487
11
3
5
4
487
11
3
5
4

Chuck

10 years of experience
347 reviews
Chuck
10 years of experience
Mercedes-Benz C250 L4-1.8L Turbo - Stabilizer Bar Links Replacement (Front) - Allen, Texas
Chuck was very prompt; arrived much earlier than appointment time. Was detailed with his plans and completed his work fast and efficient. The quality of the work will obviously take time to tell but I’m satisfied with the service and would recommend Chuck; and request him for future services if possible.
Nissan Maxima - Stabilizer Bar Links Replacement (Front) - Lewisville, Texas
Second time we’ve had Chuck work on our vehicle. Wont hesitate to have him out again for other repairs.

Claud

8 years of experience
475 reviews
Claud
8 years of experience
GMC Yukon XL 1500 V8-6.2L - Stabilizer Bar Links Replacement (Front) - Roseville, Michigan
Great experience I would recommend this service to friends and family Claud was great. Thanks again for your service
Saturn Aura - Stabilizer Bar Links Replacement (Front) - Royal Oak, Michigan
Claud is punctual, professional, and courteous. We have nothing to complain about, and will do more work with @YourMechanic in the future. We will be sure to ask for Claud..

Robert

20 years of experience
1089 reviews
Robert
20 years of experience
Dodge Journey V6-3.6L - Stabilizer Bar Links Replacement (Front, Rear) - Denver, Colorado
Robert was awesome. I was unable to make my appointment so I arranged with Robert to get the parts and keys from my brother. He was obviously very knowledgeable in what he was doing as the work completed was done in about half the time that was estimated. By far the best mechanic experience I have ever had. Robert kept me up to date along the way and and was more than willing to work with my brother since I could not be there. I also requested that Robert didn't fill the transmission since my car has a silicone gasket. Robert was understanding of this and went as far as to let me know how much fluid he recovered so I could fill it myself once the silicone was cured. Most shops will suck out the ATF Fluid and replace what they pulled out. Robert did the full service on the transmission including dropping the pan and replacing the filter. I verified all the work once I got home and everything looked great. I am truly impressed with the service received from Robert and Your Mechanic. I will be having more work done through them in the near future.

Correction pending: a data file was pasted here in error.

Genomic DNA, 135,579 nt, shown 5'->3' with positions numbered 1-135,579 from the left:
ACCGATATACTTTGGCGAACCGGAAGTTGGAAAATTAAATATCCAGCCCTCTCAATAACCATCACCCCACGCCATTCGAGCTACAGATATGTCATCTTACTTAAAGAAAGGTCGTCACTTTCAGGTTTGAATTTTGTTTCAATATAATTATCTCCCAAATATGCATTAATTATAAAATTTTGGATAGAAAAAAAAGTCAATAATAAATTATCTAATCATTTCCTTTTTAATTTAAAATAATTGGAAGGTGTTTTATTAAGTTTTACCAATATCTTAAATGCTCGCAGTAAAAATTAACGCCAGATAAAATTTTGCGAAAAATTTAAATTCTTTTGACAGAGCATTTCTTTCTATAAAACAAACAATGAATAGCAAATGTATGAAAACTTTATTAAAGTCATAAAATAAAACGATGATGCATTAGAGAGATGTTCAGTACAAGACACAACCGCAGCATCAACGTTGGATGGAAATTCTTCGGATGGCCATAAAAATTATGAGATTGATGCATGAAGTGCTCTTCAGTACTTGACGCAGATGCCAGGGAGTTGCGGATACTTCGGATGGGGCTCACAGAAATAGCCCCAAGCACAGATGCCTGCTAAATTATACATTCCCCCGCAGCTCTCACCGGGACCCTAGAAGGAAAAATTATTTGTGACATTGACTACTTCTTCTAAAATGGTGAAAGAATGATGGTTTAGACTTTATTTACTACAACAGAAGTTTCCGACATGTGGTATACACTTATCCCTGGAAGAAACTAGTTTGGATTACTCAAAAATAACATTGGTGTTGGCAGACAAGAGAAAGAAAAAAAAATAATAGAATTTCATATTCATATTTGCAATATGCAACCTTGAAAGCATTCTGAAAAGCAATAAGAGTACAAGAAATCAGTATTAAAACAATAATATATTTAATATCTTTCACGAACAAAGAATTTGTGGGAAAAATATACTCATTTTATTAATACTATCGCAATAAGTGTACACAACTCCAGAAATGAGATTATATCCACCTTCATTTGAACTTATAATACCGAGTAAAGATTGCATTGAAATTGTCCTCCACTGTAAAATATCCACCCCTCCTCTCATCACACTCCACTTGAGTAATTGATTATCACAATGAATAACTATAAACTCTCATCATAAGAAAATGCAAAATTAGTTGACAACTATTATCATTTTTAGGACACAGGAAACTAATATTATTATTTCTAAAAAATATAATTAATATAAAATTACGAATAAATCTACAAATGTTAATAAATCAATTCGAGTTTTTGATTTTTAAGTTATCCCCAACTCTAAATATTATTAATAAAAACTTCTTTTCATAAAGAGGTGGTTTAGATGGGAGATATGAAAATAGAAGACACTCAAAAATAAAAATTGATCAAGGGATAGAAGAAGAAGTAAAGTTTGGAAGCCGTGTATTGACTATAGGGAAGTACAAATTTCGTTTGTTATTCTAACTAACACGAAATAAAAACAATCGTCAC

Manuel

12 years of experience
82 reviews
Manuel
12 years of experience
Ford Five Hundred V6-3.0L - Stabilizer Bar Links Replacement (Front) - Naples, Florida
Manuel arrived on time, went to work at once checking that the parts were in fact needed, then made sure I had purchased the correct parts. He had all the required tools and finished the job in the time specified. He was friendly, courteous and very clean. Highly recommend him.

Need Help With Your Car?

Our certified mobile mechanics make house calls in over 2,000 U.S. cities. Fast, free online quotes for your car repair.

GET A QUOTE

Related articles

Veteran and Military Driver Laws and Benefits in Alabama
The The state of Alabama offers a number of benefits and perks for those Americans who have either served in an Armed Forces branch in the past, or are current active military members. License and registration tax and fee exemption...
P0844 OBD-II Trouble Code: Transmission Fluid Pressure Sensor/Switch A Circuit Intermittent
P0844 means there is an issue with the voltage signal from the transmission fluid pressure sensor, possibly due to a faulty sensor or fluid issues.
How to Check a Car Fuel Pump
Car fuel pumps transfer gas from the fuel tank to the car engine and can be mechanical or electric. Cars low on gas can cause fuel pumps to overheat.

Related questions

My tight front sway bar bushing broke and came off. Can I drive it 60 miles home to repair?
Hi, thanks for writing in. The vehicle is not safe to drive with a broken link. You can try and drive it the 60 miles if you drive slow and avoid sudden lane changes, but I still would not recommend...
Is it safe to drive without front lower sway bar links
Hello. Driving without sway bar end links can be dangerous because as you've noticed, the vehicle will not steer correctly. Sway bar end links are meant to stabilize a vehicle when turning and at high speeds. You can have your...
How many hour does it call for to replace stabilizer bar ? 2001 Toyota Solara 4 cy
Hi there - I'believe that's a 1-hr job (with the right lifts, tools, etc.). Any project always takes 3 times as long in my own home garage. Unfortunately, this is not a service YourMechanic offers at this time. Thanks for...

How can we help?

Our service team is available 7 days a week, Monday - Friday from 6 AM to 5 PM PST, Saturday - Sunday 7 AM - 4 PM PST.

1 (855) 347-2779 · hi@yourmechanic.com